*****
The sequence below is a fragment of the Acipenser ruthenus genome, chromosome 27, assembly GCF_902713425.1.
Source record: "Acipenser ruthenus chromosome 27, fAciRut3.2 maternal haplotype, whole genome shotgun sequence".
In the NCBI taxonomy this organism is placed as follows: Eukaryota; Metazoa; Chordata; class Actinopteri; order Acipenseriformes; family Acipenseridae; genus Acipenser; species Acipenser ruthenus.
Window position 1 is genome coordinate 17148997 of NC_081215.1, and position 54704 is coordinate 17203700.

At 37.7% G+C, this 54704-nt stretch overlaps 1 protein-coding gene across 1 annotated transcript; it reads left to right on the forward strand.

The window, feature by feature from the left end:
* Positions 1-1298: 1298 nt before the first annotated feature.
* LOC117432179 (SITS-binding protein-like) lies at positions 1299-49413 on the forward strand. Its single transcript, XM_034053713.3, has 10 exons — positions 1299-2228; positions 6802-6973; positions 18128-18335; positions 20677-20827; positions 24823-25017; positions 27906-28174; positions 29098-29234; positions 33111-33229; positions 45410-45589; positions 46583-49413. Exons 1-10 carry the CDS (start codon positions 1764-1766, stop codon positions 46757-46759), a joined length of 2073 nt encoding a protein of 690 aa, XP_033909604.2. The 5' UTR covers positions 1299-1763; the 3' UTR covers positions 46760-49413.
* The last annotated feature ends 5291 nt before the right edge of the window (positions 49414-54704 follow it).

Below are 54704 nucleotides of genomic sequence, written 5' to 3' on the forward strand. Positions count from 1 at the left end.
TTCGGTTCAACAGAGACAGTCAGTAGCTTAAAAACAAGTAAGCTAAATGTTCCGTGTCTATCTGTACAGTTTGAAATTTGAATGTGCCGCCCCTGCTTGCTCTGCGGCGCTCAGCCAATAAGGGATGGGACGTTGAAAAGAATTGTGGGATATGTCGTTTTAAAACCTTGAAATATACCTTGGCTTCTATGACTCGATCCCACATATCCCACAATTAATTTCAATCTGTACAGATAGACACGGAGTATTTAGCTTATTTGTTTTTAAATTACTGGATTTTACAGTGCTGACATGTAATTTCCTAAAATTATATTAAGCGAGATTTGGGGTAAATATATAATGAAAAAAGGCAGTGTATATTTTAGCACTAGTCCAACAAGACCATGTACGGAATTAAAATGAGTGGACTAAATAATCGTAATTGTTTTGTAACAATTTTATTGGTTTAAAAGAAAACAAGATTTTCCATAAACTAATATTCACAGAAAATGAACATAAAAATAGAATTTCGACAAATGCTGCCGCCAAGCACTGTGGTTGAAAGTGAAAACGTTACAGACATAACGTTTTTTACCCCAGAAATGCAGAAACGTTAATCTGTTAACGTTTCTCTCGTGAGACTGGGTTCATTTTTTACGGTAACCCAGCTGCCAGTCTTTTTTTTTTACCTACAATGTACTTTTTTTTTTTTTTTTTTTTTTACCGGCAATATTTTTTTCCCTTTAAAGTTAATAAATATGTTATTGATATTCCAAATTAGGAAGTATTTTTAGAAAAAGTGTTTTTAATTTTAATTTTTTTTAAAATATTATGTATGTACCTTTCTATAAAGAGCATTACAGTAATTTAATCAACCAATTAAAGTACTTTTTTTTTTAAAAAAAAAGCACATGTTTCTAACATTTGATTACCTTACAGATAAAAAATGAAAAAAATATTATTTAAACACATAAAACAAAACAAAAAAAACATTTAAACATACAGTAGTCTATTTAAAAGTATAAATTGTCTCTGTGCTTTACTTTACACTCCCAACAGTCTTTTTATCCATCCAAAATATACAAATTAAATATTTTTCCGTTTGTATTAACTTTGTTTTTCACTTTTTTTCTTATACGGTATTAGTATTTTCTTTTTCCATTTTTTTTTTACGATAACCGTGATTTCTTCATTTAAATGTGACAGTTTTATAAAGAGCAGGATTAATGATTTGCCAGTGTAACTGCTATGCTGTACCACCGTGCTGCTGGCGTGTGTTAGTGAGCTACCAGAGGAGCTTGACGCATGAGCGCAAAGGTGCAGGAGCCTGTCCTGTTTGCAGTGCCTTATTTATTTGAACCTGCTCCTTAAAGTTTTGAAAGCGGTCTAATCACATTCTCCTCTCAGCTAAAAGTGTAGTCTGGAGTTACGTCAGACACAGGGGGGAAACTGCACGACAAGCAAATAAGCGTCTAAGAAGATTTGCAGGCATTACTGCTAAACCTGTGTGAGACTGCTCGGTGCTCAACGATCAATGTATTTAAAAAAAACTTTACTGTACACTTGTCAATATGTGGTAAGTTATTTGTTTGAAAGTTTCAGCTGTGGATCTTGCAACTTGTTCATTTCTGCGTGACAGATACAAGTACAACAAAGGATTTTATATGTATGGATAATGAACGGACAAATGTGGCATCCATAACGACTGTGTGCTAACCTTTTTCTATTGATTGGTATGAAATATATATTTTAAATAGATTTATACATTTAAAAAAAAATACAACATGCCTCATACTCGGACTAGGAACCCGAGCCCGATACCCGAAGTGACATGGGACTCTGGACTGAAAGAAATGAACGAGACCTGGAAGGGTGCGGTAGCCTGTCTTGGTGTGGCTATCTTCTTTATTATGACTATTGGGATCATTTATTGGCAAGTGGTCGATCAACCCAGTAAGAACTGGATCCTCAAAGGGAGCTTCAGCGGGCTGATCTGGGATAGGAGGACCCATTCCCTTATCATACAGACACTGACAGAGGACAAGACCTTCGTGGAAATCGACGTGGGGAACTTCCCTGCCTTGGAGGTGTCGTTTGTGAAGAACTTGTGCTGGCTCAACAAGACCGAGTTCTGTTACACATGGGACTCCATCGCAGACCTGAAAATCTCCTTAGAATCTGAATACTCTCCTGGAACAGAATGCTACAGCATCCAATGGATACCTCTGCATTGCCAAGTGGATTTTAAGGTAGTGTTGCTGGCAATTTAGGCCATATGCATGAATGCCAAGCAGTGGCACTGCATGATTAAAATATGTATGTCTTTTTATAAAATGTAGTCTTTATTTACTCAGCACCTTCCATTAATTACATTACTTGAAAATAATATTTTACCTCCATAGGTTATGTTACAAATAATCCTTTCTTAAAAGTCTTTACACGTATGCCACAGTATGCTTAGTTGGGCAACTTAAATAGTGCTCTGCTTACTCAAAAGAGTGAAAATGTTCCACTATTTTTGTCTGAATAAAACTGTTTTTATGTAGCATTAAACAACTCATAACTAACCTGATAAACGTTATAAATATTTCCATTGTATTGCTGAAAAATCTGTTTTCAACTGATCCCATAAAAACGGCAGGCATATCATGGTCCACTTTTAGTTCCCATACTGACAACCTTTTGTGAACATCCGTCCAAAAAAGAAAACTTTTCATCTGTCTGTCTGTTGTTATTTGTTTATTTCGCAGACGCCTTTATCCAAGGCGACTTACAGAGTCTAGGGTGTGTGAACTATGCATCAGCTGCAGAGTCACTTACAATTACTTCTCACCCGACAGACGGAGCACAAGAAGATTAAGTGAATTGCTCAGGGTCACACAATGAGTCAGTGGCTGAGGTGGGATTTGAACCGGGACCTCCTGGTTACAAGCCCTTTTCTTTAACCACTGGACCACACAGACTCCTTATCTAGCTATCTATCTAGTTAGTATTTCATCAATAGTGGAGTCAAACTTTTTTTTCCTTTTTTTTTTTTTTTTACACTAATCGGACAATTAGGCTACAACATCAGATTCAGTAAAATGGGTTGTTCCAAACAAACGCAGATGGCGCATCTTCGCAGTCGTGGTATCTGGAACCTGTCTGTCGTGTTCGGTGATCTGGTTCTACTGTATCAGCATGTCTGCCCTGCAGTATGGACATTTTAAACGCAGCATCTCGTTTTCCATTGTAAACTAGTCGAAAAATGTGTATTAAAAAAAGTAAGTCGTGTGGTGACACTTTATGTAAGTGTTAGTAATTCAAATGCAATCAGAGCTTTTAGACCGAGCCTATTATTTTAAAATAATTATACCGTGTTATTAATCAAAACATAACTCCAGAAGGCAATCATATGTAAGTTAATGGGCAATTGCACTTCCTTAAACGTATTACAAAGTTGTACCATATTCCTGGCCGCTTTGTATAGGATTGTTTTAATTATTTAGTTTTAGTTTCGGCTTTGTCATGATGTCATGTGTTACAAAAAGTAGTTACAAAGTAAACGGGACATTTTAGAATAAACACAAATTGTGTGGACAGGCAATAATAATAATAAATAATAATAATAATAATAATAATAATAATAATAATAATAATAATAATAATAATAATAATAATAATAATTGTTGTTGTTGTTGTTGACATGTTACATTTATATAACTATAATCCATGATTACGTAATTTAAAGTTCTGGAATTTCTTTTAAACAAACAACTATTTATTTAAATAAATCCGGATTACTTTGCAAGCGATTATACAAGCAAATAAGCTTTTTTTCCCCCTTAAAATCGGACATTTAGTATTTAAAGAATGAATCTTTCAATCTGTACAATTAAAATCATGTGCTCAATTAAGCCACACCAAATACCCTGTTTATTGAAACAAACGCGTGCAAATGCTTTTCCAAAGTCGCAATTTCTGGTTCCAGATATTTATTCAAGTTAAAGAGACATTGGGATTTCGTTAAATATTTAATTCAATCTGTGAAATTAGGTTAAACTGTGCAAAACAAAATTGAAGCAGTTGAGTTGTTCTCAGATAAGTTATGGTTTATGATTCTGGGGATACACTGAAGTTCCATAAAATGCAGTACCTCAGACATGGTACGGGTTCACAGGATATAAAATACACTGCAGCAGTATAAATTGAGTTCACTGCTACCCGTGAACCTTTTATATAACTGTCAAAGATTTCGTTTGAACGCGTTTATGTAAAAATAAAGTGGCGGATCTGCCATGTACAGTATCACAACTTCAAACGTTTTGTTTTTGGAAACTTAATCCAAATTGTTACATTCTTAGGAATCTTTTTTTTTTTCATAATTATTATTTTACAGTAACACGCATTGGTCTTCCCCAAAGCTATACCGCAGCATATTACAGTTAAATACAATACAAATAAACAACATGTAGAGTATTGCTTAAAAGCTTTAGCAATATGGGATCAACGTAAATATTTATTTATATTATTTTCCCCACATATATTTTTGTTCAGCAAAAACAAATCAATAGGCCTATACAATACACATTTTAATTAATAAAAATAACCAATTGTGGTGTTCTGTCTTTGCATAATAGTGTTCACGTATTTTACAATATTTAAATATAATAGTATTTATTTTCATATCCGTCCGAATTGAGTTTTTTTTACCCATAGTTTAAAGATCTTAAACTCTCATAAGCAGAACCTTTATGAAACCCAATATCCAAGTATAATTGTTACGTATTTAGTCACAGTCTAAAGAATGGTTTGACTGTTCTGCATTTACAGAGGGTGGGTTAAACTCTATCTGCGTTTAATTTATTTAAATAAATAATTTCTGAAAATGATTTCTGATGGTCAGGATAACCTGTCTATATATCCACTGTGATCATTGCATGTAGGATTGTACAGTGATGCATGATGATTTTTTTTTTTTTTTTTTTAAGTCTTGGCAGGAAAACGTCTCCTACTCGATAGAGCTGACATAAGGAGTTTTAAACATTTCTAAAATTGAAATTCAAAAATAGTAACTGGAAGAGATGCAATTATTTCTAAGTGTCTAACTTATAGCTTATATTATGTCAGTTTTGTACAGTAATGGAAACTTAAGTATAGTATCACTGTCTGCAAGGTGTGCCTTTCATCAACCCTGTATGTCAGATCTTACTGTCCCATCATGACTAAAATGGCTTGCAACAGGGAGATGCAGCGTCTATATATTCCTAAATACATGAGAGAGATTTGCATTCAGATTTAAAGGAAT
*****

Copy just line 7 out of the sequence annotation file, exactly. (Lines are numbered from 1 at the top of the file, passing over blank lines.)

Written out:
* Positions 1-1298: 1298 nt before the first annotated feature.